PARIS (Reuters) - French President Francois Hollande on Friday called for deeper cuts in European Union carbon dioxide emissions as he sought to put the environment back at the top of the international agenda.
Hollande recommended a 40 percent cut in carbon dioxide (CO2) emissions by 2030 and a 60 percent reduction by 2040 at the European Union level, well beyond the 20 percent target set for 2020.
"We have an ambitious strategy," Hollande told an environment conference in Paris, adding he would defend those targets at the European Union level.
The EU's current target is to cut emissions by 20 pct below 1990 levels by 2020.
It has said it would consider moving to a 30 percent cut by 2020 if other rich economies followed suit with a similar level of ambition, but that is looking increasingly unlikely due to economic constraints caused by the euro zone crisis and opposition from some EU member states.
Hollande also said Europe would reiterate its 20 percent cut target at the next round of U.N. climate talks in Doha in November.
CO2 emissions rose by 3.2 percent last year to 31.6 billion metric tons, spurred by increases from China, according to estimates from the Paris-based International Energy Agency.
Based on current and predicted future emissions growth, scientists have warned the world is on a dangerous track to devastating climate change as the world heats up from man-made greenhouse gas emissions.
At United Nations' climate talks last year, almost 200 nations agreed to sign a new, legally binding deal to cut greenhouse gas emissions by 2015 and for it to come into force by 2020.
The current emissions-cutting pact, the Kyoto Protocol, expires at the end of this year. Under the deal, almost 40 industrialized countries agreed to collectively reduce their emissions by 5.2 percent over 2008-12 from 1990 levels.
On Friday, Hollande reaffirmed France's commitment to getting a new global climate deal signed by 2015, adding that France would be happy to host the 2015 U.N. conference.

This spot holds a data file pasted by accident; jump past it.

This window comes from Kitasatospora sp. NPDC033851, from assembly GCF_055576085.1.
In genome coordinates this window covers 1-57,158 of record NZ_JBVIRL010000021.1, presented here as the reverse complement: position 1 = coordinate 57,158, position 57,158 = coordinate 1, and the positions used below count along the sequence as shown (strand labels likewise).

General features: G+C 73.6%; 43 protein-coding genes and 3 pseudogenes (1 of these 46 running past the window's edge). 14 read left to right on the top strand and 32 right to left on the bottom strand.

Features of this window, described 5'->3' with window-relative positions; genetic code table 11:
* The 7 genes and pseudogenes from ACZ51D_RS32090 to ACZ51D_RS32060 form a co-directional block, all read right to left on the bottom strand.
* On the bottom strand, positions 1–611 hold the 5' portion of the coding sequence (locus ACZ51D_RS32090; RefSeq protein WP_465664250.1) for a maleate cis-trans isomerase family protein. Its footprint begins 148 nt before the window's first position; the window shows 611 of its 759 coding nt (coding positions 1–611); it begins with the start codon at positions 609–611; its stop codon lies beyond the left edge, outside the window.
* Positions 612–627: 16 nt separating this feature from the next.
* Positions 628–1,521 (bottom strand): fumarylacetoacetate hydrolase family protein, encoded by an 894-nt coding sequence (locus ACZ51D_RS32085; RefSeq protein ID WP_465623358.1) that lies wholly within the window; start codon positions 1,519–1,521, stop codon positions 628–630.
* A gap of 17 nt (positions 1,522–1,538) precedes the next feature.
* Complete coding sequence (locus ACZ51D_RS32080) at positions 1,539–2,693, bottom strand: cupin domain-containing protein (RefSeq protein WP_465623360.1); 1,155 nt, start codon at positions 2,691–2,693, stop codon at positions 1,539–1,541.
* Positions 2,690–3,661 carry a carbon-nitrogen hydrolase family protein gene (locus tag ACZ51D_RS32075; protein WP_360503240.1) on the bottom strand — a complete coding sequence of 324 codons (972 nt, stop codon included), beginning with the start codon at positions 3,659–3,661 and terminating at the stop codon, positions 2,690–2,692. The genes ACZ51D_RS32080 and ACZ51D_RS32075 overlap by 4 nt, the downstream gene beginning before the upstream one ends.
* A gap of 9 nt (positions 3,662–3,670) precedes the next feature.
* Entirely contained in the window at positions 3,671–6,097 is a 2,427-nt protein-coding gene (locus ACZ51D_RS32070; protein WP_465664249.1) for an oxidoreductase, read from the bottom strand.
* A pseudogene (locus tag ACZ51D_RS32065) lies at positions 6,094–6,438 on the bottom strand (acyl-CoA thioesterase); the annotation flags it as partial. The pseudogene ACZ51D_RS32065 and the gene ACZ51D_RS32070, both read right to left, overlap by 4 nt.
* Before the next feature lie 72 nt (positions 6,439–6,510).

The two-day environmental conference in Paris marked the launch of a review of the world's most nuclear-dependent country's energy policy, with a focus on the small and struggling renewable sector.
Hollande said he intended to push for more global dialogue on environmental issues during his five-year presidency, saying a lack of progress in meeting climate goals made this urgent.
On nuclear power, Hollande said he wanted to close France's oldest plant, Fessenheim, at the end of 2016, bringing the closure date forward by several months.
Green groups last week called for an early closure of the plant, which was initially set for 2017, after a steam leak triggered a brief fire alert at Fessenheim, in eastern France, and following another safety alert earlier in the year.
The 34-year old nuclear power plant, located close to the border with Germany, is unpopular due to its age and location in an earthquake zone.
Hollande also confirmed his campaign pledge to cut the share of nuclear power in the country's energy mix to 50 percent by 2025 from 75 percent at present.
New tenders for solar and offshore wind power will also be launched before the end of 2012, he said.
Renewable energy makes up 13 percent of France's energy mix, well below the 23-percent target set by former president Nicolas Sarkozy for 2020. Wind power lags neighbors like Germany and Spain with only 2 percent of electricity coming from it while solar power makes up less than 0.5 percent.